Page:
David Harrington is president and CEO of the Prince Georges County Chamber of Commerce.

“Prince George’s county’s history was that of a rural enclave,” said David Harrington, president and CEO of the Prince Georges County Chamber of Commerce, “It hasn’t been a destination and it is our mission to change the public perspective so that the county is perceived as suburban and urban.”

While being one the richest Black counties in the nation, some people feel the County has not always reflected that.

“For too long Prince Georges County has been redlined, sidelined, overlooked and unvalued,” Sen. Barbara Mikulski said in a news release. She along with many others, feel the county has the capability of competing with surrounding jurisdictions but the negative perceptions of the county, seem to get in the way of progress.

“Our challenge is to get the narrative out there that this is a great place to invest in,” said Harrington, who has been working on breathing new energy into the county.

“We are sandwiched between two giants; the District and Montgomery County, both of which have well established brands.”

Harrington believes Prince Georges can indeed be on an equal playing field as either D.C. or Montgomery County; it just needs the opportunity to do so.

Though Harrington stands alongside Mikulski in efforts to beef up the county’s business environment, he does not agree with the negative tone of the dialogue about the county.

“I don’t get into woe is us,” Harrington said. “The county has all the capabilities for growth and it is up to us to make that happen.”

Harrington uses the National Harbor development in Oxon Hill as an example of growth. He spoke of the future MGM development that will be complete with a casino, a luxury hotel as well as retail on the site. However he thinks this development would make more sense with the addition of a Metro station at National Harbor.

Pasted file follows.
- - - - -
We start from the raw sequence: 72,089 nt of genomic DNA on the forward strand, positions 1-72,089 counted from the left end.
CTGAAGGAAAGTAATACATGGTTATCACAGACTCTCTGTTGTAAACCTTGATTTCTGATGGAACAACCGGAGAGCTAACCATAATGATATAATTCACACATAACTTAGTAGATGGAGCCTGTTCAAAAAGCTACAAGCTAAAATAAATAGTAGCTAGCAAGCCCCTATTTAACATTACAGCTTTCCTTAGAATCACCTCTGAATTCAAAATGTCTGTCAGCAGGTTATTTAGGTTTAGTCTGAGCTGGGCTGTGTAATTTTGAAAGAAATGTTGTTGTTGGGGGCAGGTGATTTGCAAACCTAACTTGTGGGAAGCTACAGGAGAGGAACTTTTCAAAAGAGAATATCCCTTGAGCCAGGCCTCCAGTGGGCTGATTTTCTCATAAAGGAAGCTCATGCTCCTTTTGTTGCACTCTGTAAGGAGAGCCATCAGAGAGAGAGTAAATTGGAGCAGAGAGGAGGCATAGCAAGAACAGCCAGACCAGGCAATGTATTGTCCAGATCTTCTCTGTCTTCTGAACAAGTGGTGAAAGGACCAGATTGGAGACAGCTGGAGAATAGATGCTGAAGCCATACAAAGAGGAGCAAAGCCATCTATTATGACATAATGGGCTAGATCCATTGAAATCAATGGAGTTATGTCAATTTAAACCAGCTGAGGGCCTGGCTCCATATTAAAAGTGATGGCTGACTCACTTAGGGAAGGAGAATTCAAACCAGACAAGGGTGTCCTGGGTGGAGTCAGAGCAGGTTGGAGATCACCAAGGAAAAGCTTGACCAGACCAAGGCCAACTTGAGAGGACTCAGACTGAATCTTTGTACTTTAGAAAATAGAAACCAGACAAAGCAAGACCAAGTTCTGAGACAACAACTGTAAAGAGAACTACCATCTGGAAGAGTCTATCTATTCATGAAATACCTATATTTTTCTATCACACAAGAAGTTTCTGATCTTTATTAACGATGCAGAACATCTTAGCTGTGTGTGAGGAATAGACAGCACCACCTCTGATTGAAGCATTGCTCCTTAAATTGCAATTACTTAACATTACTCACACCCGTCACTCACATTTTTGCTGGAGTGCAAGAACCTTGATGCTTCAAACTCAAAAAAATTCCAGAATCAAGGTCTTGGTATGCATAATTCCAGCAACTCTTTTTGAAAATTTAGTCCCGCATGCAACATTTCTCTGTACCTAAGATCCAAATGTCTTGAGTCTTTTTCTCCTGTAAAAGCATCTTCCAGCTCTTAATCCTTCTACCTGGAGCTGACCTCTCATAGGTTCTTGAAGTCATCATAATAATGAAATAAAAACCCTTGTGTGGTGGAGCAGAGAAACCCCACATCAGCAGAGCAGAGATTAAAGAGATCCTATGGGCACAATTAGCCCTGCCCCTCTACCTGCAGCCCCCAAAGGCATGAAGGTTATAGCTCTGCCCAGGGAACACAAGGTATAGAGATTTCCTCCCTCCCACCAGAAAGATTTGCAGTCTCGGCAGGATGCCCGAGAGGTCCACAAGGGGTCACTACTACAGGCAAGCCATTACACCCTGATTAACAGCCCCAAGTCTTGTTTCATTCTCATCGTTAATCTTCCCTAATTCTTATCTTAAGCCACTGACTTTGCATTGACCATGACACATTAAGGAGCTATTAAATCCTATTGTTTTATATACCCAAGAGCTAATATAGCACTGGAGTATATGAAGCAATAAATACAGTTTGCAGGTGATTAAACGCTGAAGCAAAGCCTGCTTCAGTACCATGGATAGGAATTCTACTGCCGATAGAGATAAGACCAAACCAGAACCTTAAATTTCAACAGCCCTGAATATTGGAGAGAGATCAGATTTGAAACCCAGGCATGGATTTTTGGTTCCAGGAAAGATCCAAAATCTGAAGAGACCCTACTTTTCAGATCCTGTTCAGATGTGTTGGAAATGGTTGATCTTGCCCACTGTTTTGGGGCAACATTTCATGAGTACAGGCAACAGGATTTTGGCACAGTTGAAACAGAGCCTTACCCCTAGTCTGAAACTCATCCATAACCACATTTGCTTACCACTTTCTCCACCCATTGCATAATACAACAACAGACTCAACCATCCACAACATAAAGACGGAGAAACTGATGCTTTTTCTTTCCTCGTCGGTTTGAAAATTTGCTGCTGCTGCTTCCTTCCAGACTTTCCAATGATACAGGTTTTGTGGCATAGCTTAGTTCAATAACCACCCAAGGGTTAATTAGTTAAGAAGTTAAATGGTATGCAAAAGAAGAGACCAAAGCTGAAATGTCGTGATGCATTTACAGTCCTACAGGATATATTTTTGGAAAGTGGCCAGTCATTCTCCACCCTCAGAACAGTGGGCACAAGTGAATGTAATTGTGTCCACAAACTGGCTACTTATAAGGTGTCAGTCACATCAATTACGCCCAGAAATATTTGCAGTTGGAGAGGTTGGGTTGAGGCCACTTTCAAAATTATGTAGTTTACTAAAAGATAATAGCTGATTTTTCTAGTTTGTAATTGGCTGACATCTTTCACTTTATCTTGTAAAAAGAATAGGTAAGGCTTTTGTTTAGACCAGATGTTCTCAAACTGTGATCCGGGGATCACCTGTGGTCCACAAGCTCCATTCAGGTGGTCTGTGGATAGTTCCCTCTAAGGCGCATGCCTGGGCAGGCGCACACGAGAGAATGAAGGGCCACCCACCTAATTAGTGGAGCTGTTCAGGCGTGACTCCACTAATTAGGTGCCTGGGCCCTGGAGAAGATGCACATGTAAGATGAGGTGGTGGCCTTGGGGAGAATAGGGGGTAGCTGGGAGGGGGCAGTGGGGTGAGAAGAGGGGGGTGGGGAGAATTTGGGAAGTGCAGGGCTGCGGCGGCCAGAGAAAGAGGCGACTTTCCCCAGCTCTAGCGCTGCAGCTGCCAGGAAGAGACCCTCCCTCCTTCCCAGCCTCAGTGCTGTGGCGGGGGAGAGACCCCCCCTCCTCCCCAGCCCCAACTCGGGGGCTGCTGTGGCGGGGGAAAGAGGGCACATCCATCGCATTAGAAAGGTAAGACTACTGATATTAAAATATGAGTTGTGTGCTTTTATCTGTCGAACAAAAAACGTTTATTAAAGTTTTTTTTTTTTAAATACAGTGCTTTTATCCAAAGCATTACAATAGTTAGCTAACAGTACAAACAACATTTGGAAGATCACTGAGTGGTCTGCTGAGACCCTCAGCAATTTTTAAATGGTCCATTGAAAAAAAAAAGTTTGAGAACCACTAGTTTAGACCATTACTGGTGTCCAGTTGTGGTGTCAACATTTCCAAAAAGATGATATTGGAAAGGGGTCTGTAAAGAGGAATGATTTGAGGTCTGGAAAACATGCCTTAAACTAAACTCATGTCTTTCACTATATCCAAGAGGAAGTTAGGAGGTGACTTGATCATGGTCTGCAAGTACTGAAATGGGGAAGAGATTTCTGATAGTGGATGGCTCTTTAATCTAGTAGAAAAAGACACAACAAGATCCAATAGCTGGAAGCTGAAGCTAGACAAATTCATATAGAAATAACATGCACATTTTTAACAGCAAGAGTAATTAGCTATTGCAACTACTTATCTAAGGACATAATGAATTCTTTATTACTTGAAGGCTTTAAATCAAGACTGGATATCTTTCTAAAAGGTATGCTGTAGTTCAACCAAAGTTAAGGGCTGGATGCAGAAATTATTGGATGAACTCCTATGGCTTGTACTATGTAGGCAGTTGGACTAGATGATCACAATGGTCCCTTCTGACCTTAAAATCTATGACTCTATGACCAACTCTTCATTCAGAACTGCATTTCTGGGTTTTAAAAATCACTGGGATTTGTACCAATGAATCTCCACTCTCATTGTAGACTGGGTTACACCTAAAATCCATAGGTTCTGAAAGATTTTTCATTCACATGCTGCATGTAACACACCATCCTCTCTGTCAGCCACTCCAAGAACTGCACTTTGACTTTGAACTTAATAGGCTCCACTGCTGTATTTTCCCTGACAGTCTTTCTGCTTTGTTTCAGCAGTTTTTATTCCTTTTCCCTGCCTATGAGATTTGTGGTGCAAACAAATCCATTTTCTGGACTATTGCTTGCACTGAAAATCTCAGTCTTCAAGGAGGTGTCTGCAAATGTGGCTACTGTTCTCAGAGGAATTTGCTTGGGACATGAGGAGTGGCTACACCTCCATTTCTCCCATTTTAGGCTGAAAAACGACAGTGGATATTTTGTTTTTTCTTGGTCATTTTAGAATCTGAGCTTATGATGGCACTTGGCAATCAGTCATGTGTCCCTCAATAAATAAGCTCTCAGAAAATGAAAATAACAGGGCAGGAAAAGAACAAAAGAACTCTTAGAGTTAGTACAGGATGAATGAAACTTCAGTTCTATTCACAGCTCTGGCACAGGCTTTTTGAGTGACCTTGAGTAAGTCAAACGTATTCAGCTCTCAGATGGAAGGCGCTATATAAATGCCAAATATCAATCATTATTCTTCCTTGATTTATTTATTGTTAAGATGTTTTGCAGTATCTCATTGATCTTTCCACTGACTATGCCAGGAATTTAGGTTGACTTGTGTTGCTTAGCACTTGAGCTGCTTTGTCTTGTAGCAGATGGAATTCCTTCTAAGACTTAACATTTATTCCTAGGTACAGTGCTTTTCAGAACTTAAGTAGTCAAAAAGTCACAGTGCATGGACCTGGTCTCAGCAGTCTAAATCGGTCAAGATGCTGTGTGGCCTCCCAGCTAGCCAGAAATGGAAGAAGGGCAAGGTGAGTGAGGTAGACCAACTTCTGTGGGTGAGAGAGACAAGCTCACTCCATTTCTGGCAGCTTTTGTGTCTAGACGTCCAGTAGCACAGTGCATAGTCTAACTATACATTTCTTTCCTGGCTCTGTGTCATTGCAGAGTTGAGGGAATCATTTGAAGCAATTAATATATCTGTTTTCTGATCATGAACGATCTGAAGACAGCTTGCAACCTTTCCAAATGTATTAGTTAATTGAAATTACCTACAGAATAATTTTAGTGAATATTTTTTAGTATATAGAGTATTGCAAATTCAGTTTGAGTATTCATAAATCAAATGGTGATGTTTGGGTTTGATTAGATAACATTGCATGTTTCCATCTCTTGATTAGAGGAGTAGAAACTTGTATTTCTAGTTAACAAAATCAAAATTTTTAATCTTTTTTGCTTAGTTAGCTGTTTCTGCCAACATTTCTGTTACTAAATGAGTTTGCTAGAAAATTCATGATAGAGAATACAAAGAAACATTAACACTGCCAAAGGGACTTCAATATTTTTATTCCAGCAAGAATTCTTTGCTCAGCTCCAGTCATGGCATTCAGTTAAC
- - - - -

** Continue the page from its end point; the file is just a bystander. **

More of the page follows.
The possibility of the FBI headquarters moving into the county excites Harrington.

“It would be the honey that would attract other opportunities,” said Harrington, who added that he doesn’t care if it comes to Greenbelt or Lanham; he just wants it inside of the county.

“It would be an anchor that would attract retail opportunities surrounding it,” continued Harrington.

As for the future of Prince George’s County, Harrington envisions of county of distinct districts.

“We are trying to create destination districts. For example, the National Harbor would be our shopping/retail district; The health district would be supported by the University of Maryland Campus, the federal district would be anchored by the FBI headquarters,” Explained Harrington.

For a long while, the county has lacked clearly defined destinations, it hasn’t had a brand, a signature. Harrington understands this and explained that the primary goal is to create these viable regions in the county which attract people from the surrounding areas.

If anyone thinks that Harrington does not understand what small business owners have to go through in the county, they would be incorrect.

Harrington discussed his wife’s small bakery.

“My wife goes through the same challenges that any big business endures in the county, but we have to build up small business and make it a collaborative effort,” explained Harrington when faced with a question about big businesses such as Walmart coming into areas of small businesses.

“Seventy percent of the people in the country are employed by small business,” said Harrington who says that he works to promote neighborhoods of small business.

While Harrington agrees that small businesses are important, he elaborates that discrimination does exist in the county when it comes to Black owned small businesses.

“There is a well known history that people of color have a harder time getting loans and their loans are given at unfair rates,” said Harrington.

“It can be difficult to get finances and resources to build a small business when one has to deal with these disparities,” said Harrington candidly.

“We are working to address structural issues that affect people of color within the county,” continued Harrington, “We will join Mikulski to deal with the neglect of the county and help to facilitate loans.

Harrington also stated that one of his major goals has been to drive jobs into the county.

“Seventy percent of our working population works outside of the county, we need to be laser focused on bringing them home to work.”

As far as Harrington’s future plans after the Chamber of Commerce, he isn’t thinking about them. He said he focuses on the work that has to be done now, and not what happens later. After all, what happens now, does affect the future, but he did state what he wants his legacy to be.

“My legacy would be to build an organization that is outside the government space,” said Harrington, “building social capital and wealth, providing pathways for people who live in P.G. County. You know what, maybe I can start a business here,” said Harrington, and it appears that David Harrington may have plans for when he leaves office, after all.